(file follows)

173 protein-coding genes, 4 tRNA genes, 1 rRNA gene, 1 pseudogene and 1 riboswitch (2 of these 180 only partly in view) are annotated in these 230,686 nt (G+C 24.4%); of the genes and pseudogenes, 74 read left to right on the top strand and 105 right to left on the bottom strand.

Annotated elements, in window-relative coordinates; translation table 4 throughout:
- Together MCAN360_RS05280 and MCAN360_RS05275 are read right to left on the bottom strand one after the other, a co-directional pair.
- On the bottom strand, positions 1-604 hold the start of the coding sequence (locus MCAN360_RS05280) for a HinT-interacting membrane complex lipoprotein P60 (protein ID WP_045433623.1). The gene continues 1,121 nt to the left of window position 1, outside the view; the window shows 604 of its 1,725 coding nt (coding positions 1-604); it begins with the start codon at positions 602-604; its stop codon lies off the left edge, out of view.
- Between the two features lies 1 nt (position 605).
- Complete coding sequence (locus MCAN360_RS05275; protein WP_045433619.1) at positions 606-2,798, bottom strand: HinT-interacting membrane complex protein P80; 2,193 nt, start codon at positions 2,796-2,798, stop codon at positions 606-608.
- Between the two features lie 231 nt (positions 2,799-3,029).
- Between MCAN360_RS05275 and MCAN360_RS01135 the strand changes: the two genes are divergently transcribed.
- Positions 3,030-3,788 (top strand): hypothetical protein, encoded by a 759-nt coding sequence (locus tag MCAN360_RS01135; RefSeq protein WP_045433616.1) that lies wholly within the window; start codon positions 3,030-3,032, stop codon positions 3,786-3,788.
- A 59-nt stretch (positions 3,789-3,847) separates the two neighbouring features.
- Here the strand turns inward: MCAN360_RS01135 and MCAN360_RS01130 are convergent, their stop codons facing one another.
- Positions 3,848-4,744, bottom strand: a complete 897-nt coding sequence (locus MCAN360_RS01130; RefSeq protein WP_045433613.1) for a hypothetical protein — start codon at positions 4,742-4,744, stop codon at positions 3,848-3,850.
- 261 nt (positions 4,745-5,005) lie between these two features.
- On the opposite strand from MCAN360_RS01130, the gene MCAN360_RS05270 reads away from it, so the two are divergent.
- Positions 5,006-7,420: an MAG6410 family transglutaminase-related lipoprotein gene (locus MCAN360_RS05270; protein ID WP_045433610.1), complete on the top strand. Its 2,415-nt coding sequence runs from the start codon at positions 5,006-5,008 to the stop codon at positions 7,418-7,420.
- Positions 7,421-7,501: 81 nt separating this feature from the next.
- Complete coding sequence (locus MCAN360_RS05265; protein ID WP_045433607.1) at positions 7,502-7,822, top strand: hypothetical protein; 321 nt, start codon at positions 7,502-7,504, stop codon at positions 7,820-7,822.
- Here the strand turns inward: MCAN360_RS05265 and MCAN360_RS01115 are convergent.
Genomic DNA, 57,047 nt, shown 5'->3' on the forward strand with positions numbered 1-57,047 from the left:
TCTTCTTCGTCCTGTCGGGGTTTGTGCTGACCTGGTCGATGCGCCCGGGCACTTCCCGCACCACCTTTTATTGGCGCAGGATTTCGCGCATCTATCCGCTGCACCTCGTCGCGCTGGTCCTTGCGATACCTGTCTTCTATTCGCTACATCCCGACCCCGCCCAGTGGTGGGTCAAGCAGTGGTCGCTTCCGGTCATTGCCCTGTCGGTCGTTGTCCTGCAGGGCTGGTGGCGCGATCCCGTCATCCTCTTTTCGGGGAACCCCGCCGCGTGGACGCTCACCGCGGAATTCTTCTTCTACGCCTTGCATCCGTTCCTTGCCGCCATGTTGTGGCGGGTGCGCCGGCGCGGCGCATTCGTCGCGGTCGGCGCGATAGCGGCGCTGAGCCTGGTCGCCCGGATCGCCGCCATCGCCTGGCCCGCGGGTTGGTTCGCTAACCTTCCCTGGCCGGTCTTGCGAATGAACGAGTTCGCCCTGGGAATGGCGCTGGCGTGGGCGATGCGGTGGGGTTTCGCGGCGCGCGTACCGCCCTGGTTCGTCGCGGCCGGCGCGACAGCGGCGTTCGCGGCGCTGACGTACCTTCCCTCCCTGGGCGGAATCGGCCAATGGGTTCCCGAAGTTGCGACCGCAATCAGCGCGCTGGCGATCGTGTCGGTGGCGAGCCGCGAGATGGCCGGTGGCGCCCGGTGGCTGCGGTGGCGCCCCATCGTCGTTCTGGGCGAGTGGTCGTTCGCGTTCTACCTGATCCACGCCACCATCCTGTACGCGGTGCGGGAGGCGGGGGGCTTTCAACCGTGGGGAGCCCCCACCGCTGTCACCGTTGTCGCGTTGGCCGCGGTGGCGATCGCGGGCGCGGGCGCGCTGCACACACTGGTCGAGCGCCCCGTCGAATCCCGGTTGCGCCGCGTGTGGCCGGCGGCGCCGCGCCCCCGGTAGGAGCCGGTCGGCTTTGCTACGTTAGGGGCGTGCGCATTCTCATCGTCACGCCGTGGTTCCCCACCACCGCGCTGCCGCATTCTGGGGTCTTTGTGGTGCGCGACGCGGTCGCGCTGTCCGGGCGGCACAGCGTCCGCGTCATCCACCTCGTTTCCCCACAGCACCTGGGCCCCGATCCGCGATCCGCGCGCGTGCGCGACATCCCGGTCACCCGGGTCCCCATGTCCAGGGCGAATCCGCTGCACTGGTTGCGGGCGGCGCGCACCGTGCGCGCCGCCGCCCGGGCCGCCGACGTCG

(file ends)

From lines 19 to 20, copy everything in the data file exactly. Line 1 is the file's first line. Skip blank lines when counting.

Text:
Genomic DNA, 57,047 nt, shown 5'->3' on the forward strand with positions numbered 1-57,047 from the left:
TCTTCTTCGTCCTGTCGGGGTTTGTGCTGACCTGGTCGATGCGCCCGGGCACTTCCCGCACCACCTTTTATTGGCGCAGGATTTCGCGCATCTATCCGCTGCACCTCGTCGCGCTGGTCCTTGCGATACCTGTCTTCTATTCGCTACATCCCGACCCCGCCCAGTGGTGGGTCAAGCAGTGGTCGCTTCCGGTCATTGCCCTGTCGGTCGTTGTCCTGCAGGGCTGGTGGCGCGATCCCGTCATCCTCTTTTCGGGGAACCCCGCCGCGTGGACGCTCACCGCGGAATTCTTCTTCTACGCCTTGCATCCGTTCCTTGCCGCCATGTTGTGGCGGGTGCGCCGGCGCGGCGCATTCGTCGCGGTCGGCGCGATAGCGGCGCTGAGCCTGGTCGCCCGGATCGCCGCCATCGCCTGGCCCGCGGGTTGGTTCGCTAACCTTCCCTGGCCGGTCTTGCGAATGAACGAGTTCGCCCTGGGAATGGCGCTGGCGTGGGCGATGCGGTGGGGTTTCGCGGCGCGCGTACCGCCCTGGTTCGTCGCGGCCGGCGCGACAGCGGCGTTCGCGGCGCTGACGTACCTTCCCTCCCTGGGCGGAATCGGCCAATGGGTTCCCGAAGTTGCGACCGCAATCAGCGCGCTGGCGATCGTGTCGGTGGCGAGCCGCGAGATGGCCGGTGGCGCCCGGTGGCTGCGGTGGCGCCCCATCGTCGTTCTGGGCGAGTGGTCGTTCGCGTTCTACCTGATCCACGCCACCATCCTGTACGCGGTGCGGGAGGCGGGGGGCTTTCAACCGTGGGGAGCCCCCACCGCTGTCACCGTTGTCGCGTTGGCCGCGGTGGCGATCGCGGGCGCGGGCGCGCTGCACACACTGGTCGAGCGCCCCGTCGAATCCCGGTTGCGCCGCGTGTGGCCGGCGGCGCCGCGCCCCCGGTAGGAGCCGGTCGGCTTTGCTACGTTAGGGGCGTGCGCATTCTCATCGTCACGCCGTGGTTCCCCACCACCGCGCTGCCGCATTCTGGGGTCTTTGTGGTGCGCGACGCGGTCGCGCTGTCCGGGCGGCACAGCGTCCGCGTCATCCACCTCGTTTCCCCACAGCACCTGGGCCCCGATCCGCGATCCGCGCGCGTGCGCGACATCCCGGTCACCCGGGTCCCCATGTCCAGGGCGAATCCGCTGCACTGGTTGCGGGCGGCGCGCACCGTGCGCGCCGCCGCCCGGGCCGCCGACGTCG